Research ArticleHIV

HIV-1 Vpr Induces Adipose Dysfunction in Vivo Through Reciprocal Effects on PPAR/GR Co-Regulation

Science Translational Medicine  27 Nov 2013:
Vol. 5, Issue 213, pp. 213ra164
DOI: 10.1126/scitranslmed.3007148

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Chewing the Fat with HIV Protein

HIV infection is infamously known for its devastating immunosuppressive effects; however, immunosuppression is not the whole story. Patients whose viral load is well controlled with antiretroviral therapy (ART) are still at risk for a variety of chronic metabolic complications, including adipose dysfunction. ART drugs have been implicated in some of these chronic complications, but others, such as decreased body fat and altered fat distribution, occur in even untreated patients. Now, Agarwal et al. demonstrate that, at least in mice, the HIV protein viral protein R (Vpr) may directly contribute to adipose dysfunction.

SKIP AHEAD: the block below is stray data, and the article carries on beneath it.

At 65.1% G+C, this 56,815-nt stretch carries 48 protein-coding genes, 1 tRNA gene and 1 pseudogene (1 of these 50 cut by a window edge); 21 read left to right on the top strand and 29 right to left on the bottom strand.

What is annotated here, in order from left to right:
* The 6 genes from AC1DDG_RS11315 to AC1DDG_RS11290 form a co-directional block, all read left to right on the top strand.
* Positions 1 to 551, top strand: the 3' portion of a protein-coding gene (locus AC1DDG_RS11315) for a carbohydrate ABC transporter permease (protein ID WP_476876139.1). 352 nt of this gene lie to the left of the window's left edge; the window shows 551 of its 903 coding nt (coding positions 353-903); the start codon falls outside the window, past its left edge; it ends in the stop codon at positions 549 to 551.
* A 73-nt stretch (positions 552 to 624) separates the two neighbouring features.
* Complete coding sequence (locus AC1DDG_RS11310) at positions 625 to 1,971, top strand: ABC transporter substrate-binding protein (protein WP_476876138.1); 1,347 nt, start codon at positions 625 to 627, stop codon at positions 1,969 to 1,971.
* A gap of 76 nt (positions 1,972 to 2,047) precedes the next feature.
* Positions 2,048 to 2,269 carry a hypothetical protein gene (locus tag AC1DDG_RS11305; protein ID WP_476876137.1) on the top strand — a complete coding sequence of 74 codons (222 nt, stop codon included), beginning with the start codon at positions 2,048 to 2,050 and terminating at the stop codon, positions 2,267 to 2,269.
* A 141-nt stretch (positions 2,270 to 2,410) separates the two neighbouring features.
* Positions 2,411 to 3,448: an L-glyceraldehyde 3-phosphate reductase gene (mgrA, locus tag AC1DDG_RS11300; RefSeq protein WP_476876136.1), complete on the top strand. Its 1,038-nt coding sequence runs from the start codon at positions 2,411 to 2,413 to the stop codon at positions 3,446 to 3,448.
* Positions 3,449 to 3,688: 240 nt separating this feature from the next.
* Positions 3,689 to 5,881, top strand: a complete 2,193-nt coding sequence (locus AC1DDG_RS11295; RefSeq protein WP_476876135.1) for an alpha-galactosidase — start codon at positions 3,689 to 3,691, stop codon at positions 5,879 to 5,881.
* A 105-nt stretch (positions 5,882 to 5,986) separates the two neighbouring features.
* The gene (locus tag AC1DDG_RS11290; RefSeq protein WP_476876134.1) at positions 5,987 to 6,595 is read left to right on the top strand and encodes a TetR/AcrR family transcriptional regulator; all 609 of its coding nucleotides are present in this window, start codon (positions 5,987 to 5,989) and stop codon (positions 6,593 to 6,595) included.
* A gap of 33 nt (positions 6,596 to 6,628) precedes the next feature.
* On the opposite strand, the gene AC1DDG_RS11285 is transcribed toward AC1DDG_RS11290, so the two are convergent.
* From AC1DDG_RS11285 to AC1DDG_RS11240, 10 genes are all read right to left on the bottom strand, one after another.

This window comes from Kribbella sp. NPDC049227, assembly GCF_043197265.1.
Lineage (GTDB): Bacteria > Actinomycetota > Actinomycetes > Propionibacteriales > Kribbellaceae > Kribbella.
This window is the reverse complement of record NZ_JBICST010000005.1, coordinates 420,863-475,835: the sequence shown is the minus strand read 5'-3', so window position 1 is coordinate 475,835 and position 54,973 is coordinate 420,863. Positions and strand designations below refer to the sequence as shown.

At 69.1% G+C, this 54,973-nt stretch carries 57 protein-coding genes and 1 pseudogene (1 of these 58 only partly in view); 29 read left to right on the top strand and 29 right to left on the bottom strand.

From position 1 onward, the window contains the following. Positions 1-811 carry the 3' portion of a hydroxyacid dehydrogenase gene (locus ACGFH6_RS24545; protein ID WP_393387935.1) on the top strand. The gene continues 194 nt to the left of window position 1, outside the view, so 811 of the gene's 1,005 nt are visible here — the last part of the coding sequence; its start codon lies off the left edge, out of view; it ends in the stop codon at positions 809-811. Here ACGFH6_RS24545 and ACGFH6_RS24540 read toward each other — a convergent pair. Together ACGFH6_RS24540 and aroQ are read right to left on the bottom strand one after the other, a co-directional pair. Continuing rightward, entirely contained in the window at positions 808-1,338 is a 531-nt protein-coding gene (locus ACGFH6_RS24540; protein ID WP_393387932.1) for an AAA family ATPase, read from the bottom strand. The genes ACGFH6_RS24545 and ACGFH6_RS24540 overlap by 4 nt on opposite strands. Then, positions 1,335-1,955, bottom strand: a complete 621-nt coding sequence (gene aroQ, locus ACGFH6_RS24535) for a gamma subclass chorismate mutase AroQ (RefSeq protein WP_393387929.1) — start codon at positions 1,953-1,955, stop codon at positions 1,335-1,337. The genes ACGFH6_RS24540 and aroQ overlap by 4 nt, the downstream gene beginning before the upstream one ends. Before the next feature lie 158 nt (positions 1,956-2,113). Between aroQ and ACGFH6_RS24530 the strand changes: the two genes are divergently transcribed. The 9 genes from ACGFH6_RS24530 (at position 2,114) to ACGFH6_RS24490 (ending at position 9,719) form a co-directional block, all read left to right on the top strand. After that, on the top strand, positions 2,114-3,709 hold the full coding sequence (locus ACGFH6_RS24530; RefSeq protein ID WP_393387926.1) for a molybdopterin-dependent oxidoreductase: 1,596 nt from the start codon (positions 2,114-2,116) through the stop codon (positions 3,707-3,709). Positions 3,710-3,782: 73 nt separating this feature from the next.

The authors began with the observation that Vpr circulates in the blood of HIV-infected patients on ART, even those with no detectable viral load. Paired with the knowledge that Vpr can coactivate the glucocorticoid receptor (GR) and co-repress peroxisome proliferator–activated receptor γ (PPARγ), both of which are involved in metabolic regulation, they hypothesized the Vpr itself may play a pathogenic role in adipose dysfunction in these individuals. They took their studies into two mouse models of Vpr expression that lacked HIV infection: transgenic and pharmacologic. Vpr alone could disrupt PPAR/GR co-regulation and cell cycle control in adipose depots and liver to produce adipose dysfunction and hepatosteatosis. If these mechanisms hold true in humans, they could lead to targeted treatment of these metabolic complications with Vpr inhibitors, GR antagonists, or PPARγ/PPARα agonists.